The selfie camera, however, fared better.
There are also a couple of pain points when it came to the A5, such as sluggish performance over time until you perform a reboot (it wasn’t as bad as earlier Samsungs but it would’ve been nice to see Samsung properly addressing their software performance in the future. EMUI proved that heavy skins and great performance aren’t mutually exclusive), a speaker that’s merely functional but is otherwise nothing special and a very slippery feel without a case. In the end, depending on where you land, they may not really affect you, but they’re worth mentioning.
In the end though, the Galaxy A5 has given me quite a number of good surprises that I ended up really liking it over the past year and so. While it definitely isn’t flawless, I’ve come to like its design and was pleasantly surprised at the support the device has received. Traditionally, non-flagship Samsung products tend to have pretty poor support. The Galaxy A5 2016 has since changed my mindset on that.
Even more so was how the device seemed to not want to die. A couple of weeks ago, my dad accidentally spilled a latte all over it before we flew off on vacation. And the phone was covered in it. Although we did wipe it off cleanly, the phone wasn’t completely unscathed as the capacitive back and recents keys did not work at all, although the really tight-fitting case (different from the one pictured earlier) seemed to have helped mitigate the potential damage still. When we sent it off to Samsung when we returned, they deduced that they just needed to replace the bottom module which including the capacitive buttons and charging port, and since the battery was starting to bulge, they offered to replace the battery, which we agreed to since the phone was opened up anyway. $85 later (out of warranty due to age) and the phone is back in business.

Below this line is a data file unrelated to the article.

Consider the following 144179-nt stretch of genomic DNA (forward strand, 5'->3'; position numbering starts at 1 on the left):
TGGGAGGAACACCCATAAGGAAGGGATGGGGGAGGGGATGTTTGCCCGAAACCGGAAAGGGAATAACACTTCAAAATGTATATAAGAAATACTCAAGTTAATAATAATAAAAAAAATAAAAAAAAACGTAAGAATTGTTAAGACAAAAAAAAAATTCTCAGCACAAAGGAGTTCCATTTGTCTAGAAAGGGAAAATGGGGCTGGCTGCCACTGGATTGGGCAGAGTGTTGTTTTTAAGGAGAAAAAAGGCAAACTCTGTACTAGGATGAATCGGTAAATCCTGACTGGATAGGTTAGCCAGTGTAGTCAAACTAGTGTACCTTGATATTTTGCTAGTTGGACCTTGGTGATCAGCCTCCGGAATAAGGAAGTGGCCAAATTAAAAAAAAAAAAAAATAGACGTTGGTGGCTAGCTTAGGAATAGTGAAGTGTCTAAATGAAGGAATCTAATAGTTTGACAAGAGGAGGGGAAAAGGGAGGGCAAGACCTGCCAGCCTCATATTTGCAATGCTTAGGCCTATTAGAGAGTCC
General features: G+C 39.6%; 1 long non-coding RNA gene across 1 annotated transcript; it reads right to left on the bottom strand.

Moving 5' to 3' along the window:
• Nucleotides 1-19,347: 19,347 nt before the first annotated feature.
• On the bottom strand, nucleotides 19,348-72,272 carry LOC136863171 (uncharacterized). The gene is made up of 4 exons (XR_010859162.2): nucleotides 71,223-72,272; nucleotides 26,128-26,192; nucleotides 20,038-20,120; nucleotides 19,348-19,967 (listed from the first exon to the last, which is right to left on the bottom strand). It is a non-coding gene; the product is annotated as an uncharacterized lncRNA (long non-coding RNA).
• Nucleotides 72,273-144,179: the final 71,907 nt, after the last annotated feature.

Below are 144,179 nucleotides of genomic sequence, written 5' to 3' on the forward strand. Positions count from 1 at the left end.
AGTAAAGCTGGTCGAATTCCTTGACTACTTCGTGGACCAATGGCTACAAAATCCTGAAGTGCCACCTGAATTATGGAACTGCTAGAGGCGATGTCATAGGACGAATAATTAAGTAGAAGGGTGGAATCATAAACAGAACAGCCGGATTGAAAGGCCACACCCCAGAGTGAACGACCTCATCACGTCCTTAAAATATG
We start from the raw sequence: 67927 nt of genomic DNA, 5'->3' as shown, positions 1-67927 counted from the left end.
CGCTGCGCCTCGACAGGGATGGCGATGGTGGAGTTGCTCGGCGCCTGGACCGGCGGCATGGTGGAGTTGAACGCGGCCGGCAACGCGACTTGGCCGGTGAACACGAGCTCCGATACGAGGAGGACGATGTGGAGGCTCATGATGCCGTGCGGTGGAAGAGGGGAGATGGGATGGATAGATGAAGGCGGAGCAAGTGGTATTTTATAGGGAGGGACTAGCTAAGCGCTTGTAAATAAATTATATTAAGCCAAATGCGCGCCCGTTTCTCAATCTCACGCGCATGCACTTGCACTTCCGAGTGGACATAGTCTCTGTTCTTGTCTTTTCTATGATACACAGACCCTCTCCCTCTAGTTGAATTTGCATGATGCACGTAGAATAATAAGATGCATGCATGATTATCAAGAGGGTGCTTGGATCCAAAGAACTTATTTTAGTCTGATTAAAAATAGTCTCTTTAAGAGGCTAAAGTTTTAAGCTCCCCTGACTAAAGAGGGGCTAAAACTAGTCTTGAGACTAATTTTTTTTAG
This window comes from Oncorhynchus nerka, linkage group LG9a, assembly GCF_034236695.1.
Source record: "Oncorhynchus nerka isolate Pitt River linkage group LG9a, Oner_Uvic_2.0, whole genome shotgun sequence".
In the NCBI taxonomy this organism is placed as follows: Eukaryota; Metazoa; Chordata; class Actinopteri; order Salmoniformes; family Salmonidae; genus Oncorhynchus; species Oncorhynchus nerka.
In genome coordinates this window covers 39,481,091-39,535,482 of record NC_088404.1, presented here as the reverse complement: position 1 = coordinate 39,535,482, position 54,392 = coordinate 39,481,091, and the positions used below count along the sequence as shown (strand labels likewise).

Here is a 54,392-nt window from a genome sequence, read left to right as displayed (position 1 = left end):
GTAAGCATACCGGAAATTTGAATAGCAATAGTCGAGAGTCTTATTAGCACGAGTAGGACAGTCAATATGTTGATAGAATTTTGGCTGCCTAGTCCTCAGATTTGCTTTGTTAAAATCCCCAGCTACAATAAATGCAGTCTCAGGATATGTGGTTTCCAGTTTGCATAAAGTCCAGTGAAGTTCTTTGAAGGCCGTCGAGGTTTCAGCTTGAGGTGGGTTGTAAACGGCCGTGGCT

Its history and surprises are why I’ve come to actually like it. Would I recommend it to anyone who wants the absolute best bang for buck at the time? Well, actually no, and I would recommend you get an Honor 8, Axon 7 or OnePlus 3 if you could wait. But my first experience with a non-flagship Samsung over a long-term has been nice. The 2017 iteration of the A5 has seen some improvements, many of which seemed to address my criticisms, along with rated water + dust resistance, and I’m curious to see how the midrange line will evolve, with the S8 being a thing for a few months now.